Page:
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Two Deep Breaths: Like This, For a Reason

Posted by Caitlin Dwyer Young

Geffrey Davis begins his poem “Like This, For a Reason” with a question: how do we show kindness when we’re hurting? How can we be gentle with our deep, old wounds? He wonders,

 

How to find the tender underbelly

of grief, to turn it down

 

onto its side, so you can hold it,

kiss it and rename it…

 

All of us have grief inside right now. In this COVID-19 pandemic, everyone has suffered some loss: a loved one sick or gone, a missed opportunity, a job lost or income reduced, friends isolated and distant. It’s been a hard time, with a lot of sadness.

 

What I love about Davis’ poem is that he asks us to be tender with ourselves. The poem centers on the speaker’s mother, and the core of the poem reveals memories of her, cooking in the kitchen, transforming meager ingredients into something delicious for her kids. She teaches them an important lesson: we feel pain / large like this for a reason. In the mother’s voice, loss becomes a teaching, an appreciation of the human capacity to feel deeply.

 

The mother’s injury is physical: her eye has been damaged in an act of domestic violence. But Davis approaches this injury with such tenderness, describing the beauty of his mother’s fading eyesight as shallow green water in Puget Sound, calm blue cornflowers, and yellow piano keys. Instead of feeling the expected rage or grief at the end of the poem, we feel instead a kind of wonder. Davis has found the “tender underbelly” of tragedy and held it close. He doesn’t deny the hurt or harm, but loves it until it transforms.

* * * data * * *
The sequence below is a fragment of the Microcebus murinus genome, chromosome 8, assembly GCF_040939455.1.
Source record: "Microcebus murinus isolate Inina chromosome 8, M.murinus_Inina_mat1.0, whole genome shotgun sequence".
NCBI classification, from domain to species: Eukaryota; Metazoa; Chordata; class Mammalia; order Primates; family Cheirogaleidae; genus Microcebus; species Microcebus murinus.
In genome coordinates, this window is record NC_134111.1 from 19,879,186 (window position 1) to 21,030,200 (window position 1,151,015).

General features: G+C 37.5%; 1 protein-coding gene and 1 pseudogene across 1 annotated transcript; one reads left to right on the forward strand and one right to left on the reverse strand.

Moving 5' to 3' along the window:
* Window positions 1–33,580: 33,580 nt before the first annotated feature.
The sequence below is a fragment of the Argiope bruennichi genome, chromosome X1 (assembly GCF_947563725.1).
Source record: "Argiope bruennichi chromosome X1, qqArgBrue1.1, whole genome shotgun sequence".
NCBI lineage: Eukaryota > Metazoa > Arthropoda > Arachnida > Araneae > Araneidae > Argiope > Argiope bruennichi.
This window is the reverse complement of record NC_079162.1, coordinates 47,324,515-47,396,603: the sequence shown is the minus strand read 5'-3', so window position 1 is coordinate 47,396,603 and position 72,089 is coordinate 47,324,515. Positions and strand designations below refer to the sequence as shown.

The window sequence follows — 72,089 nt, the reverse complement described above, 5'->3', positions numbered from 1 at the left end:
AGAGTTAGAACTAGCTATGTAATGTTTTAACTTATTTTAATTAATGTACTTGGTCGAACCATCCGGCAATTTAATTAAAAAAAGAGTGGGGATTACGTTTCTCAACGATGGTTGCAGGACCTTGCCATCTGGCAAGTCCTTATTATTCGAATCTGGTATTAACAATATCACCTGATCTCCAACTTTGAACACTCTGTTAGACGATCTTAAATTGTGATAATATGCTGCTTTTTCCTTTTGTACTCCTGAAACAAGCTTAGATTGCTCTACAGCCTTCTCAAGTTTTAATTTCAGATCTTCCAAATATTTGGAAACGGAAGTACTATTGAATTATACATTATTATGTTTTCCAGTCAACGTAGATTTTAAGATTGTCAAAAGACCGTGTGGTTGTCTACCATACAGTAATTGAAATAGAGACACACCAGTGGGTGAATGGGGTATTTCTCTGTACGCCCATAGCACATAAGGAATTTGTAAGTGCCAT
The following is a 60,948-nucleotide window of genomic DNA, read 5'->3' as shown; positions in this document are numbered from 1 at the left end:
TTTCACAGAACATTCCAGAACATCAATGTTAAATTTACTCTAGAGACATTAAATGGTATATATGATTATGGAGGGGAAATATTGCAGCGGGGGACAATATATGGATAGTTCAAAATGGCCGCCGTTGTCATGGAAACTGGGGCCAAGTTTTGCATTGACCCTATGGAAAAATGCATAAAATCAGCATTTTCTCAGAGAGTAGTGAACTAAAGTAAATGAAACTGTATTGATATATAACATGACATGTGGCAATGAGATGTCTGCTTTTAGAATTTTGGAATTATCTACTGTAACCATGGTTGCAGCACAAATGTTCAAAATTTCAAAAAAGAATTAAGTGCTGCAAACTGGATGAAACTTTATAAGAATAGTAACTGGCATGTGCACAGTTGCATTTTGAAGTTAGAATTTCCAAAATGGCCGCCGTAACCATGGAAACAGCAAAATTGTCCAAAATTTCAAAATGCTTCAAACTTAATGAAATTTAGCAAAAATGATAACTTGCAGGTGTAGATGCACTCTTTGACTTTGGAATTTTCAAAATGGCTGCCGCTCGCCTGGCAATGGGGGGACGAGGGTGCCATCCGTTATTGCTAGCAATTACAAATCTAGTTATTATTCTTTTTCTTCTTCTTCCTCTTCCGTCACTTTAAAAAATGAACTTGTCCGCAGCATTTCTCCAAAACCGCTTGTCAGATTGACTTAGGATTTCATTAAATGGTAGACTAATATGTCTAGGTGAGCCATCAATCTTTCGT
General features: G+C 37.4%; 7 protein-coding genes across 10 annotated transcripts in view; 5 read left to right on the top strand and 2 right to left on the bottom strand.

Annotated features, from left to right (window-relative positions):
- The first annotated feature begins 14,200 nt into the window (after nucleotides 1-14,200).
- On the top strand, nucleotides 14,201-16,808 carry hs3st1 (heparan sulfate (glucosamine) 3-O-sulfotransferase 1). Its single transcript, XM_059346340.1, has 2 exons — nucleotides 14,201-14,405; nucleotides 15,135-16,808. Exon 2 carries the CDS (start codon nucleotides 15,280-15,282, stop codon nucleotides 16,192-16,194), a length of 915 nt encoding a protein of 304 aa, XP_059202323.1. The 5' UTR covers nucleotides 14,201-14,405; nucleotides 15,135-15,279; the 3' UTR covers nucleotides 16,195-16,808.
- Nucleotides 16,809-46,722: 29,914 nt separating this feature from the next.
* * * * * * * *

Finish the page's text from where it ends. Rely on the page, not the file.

Reading this poem from Davis’ debut collection, Revising the Storm, I wonder how we all can “kiss and rename” our grief in this season. How can we too show kindness to ourselves and to our losses. How we can hold each other in tenderness. In that spirit, enjoy “Like This, For a Reason.”

 

Like This, For a Reason

 

How to find the tender underbelly

of grief, to turn it down

 

onto its side, so you can hold it,

kiss it and rename it:

 

my mother taught this. The lost dog

became patience. And finding it

 

dead along the road meant go ahead and cry now.

But then, with her fingers spread

 

against our sobbing chests, we feel pain

large like this for a reason.

 

Each month, the money thinned

and she stood alone in the kitchen

 

humming the last bit of our food

into songs of tomorrow…

 

Even her cataracted eye, the one

my father punched years ago,

 

setting the unhurried cloud into motion,

we’ve since claimed as victory.

 

Though, before the surgery,

she never mentioned an absence of color —

 

the hues fading slowly enough

to manage the heart’s break. Everything’s so soft,

 

she’d say, and meant it: the sharp dive of green

growing shallower in the Sound,

 

cornflower blue calming itself

shade by shade,

 

the keys of yellow muted to a familiar

flatness she called spring.

 

Geffrey Davis is the author of two full-length collections: Night Angler (BOA Editions, 2019), winner of the James Laughlin Award from the Academy of American Poets, and Revising the Storm ​(BOA Editions, 2014), winner of the A. Poulin, Jr. Poetry Prize. He also co-wrote the chapbook Begotten (URB Books, 2016) with LA-based poet and friend F. Douglas Brown. His poems have appeared in Crazyhorse, New England Review, ​​The New York Times Magazine, The New Yorker, PBS NewsHour, Ploughshares, and elsewhere. Originally raised by the Pacific Northwest, Davis lives with his family in the Ozarks on the traditional lands of the Osage, Caddo, and Quapaw people.